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Originally published April 30, 2014 at 4:01 PM | Page modified May 1, 2014 at 10:52 AM

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Saltchuk ends deal to move Foss shipyard to Everett site

Seattle-based maritime conglomerate Saltchuk has dropped plans to buy Kimberly-Clark’s 66-acre former mill site on Everett’s waterfront as a new location for its 250-employee Foss Maritime shipyard.


Seattle Times business reporter

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Seattle-based maritime conglomerate Saltchuk has dropped plans to buy Kimberly-Clark’s 66-acre former mill site on Everett’s waterfront as a new location for its 250-employee Foss Maritime shipyard.

Both companies confirmed Wednesday that the sale agreement, announced in October 2013, has been terminated.

While inspecting the site, Saltchuk found problems with soil stability and seismic and environmental conditions at the property, said company spokeswoman Emily Reiter.

Reiter said the two companies were unable to agree on who would pay for cleanup, restoration and repair of the property, ultimately leading to the deal’s termination.

The plan had been to move the shipyard to Everett but keep at Lake Union the 100-employee Foss headquarters as well as the corporate offices used by Saltchuk to oversee several other marine and transportation businesses.

Foss operates a fleet of 180 tugs and barges, and has 1,600 employees. However, its shipbuilding and repair operation is limited by the size of its shipyard and dry docks, as well as the size of the locks and depth of Lake Union, Reiter said.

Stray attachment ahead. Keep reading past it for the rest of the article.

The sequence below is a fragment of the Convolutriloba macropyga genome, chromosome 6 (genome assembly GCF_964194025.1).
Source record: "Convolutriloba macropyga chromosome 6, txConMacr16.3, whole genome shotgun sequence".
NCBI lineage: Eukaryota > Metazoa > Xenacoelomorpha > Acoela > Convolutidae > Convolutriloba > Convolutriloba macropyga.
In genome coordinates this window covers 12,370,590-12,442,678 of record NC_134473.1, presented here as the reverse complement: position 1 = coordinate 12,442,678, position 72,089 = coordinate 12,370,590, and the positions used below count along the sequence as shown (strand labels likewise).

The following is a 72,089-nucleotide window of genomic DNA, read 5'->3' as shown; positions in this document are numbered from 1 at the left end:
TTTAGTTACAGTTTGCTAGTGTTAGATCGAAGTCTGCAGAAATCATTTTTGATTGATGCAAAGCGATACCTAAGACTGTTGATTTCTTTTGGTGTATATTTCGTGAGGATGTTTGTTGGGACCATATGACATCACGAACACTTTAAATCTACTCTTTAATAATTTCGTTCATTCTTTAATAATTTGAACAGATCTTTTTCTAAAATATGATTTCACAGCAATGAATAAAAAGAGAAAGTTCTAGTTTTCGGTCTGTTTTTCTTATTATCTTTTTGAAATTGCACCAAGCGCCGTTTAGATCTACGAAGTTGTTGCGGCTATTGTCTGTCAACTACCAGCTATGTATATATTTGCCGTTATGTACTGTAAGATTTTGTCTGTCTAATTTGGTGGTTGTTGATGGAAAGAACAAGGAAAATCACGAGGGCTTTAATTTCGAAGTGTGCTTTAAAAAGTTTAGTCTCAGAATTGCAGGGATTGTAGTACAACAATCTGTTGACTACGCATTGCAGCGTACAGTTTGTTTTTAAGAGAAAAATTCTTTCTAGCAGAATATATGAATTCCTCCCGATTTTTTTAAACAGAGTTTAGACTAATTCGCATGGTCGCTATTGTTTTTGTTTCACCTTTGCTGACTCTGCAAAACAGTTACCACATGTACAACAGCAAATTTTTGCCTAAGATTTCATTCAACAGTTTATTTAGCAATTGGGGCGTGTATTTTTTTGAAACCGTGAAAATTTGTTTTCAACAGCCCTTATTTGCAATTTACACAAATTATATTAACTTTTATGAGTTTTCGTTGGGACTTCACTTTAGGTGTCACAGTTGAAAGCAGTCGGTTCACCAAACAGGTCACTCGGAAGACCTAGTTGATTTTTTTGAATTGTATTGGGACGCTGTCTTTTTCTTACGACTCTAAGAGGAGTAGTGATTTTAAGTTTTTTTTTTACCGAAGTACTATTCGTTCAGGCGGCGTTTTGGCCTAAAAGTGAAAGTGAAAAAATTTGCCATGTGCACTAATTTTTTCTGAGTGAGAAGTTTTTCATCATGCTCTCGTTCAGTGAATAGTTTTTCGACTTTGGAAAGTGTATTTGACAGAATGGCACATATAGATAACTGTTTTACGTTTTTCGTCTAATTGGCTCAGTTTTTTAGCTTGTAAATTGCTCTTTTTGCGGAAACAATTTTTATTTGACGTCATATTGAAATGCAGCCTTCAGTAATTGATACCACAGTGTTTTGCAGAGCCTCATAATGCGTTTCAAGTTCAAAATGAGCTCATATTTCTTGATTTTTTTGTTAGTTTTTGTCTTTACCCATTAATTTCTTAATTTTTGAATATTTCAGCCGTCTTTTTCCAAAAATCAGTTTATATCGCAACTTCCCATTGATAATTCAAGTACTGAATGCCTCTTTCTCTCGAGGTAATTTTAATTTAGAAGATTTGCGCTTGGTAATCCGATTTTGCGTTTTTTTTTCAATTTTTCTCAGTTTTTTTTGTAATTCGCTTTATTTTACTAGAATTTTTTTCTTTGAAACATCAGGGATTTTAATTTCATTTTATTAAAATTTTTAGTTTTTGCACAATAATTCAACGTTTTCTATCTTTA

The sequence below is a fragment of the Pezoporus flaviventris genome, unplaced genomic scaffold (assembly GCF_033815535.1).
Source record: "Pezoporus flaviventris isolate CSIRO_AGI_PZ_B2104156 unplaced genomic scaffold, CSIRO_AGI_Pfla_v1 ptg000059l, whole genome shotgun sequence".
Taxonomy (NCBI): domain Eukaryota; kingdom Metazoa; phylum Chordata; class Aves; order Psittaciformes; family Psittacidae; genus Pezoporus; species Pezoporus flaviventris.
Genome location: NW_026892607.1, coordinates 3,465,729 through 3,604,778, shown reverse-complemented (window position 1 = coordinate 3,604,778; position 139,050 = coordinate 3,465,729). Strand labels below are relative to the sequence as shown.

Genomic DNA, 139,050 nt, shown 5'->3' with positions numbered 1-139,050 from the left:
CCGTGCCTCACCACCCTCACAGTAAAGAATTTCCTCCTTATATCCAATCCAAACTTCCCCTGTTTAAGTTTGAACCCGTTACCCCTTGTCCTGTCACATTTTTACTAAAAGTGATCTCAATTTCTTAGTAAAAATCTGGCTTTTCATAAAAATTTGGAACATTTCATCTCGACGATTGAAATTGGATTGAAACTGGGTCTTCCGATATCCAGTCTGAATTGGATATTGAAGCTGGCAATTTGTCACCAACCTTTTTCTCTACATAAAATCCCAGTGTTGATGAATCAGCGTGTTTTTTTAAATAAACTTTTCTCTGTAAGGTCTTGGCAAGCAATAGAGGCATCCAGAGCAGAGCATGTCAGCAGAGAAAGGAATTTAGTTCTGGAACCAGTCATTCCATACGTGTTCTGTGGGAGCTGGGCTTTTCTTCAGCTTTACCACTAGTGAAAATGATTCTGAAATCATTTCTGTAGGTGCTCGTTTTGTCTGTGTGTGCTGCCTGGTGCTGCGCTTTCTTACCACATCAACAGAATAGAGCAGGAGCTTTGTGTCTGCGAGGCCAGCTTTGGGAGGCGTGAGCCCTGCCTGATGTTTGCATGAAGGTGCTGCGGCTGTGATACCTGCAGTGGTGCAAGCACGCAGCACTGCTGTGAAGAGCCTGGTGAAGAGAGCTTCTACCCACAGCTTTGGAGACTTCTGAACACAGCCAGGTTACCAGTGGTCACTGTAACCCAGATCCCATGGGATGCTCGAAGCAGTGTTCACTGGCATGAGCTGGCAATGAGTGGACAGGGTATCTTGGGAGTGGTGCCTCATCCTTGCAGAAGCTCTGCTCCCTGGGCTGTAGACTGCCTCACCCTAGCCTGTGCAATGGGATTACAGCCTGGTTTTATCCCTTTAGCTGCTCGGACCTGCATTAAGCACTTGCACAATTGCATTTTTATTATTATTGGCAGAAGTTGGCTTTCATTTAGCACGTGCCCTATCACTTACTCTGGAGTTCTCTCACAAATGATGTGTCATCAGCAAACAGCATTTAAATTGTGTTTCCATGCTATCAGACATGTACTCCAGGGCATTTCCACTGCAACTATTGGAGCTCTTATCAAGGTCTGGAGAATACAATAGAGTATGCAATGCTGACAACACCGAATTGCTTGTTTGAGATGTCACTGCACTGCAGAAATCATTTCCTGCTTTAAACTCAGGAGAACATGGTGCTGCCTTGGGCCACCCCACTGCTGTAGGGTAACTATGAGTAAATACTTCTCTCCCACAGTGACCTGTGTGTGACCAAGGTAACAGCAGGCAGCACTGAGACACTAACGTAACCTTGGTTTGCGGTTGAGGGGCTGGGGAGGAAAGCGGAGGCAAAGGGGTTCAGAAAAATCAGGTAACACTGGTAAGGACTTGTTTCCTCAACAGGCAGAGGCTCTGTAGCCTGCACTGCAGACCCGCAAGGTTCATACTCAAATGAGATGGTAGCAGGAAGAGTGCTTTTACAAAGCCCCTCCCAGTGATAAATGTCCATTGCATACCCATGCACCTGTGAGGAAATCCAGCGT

Moving the shipyard to Everett would have enabled the company to broaden its market with a deep-water facility for larger ships than the current yard can accommodate.

Reiter said Saltchuk is still interested in expanding the Foss shipyard but had not scouted out a second choice in case the Kimberly-Clark deal fell through.

Everett Mayor Ray Stephanson, who had called the deal a “win-win for Everett and our economic future” when the deal was announced in October, said Wednesday he hopes the two companies will resume their discussions.

“Preserving our working waterfront is important, and I believe a maritime use is a great fit for this unique site,” he said in a written statement.

Kimberly-Clark spokesman Bob Brand said the company plans to put the property back on the market immediately.

Information from Seattle Times archives is included in this story.

Coral Garnick: 206-464-2422 or cgarnick@seattletimes.com. On Twitter @coralgarnick



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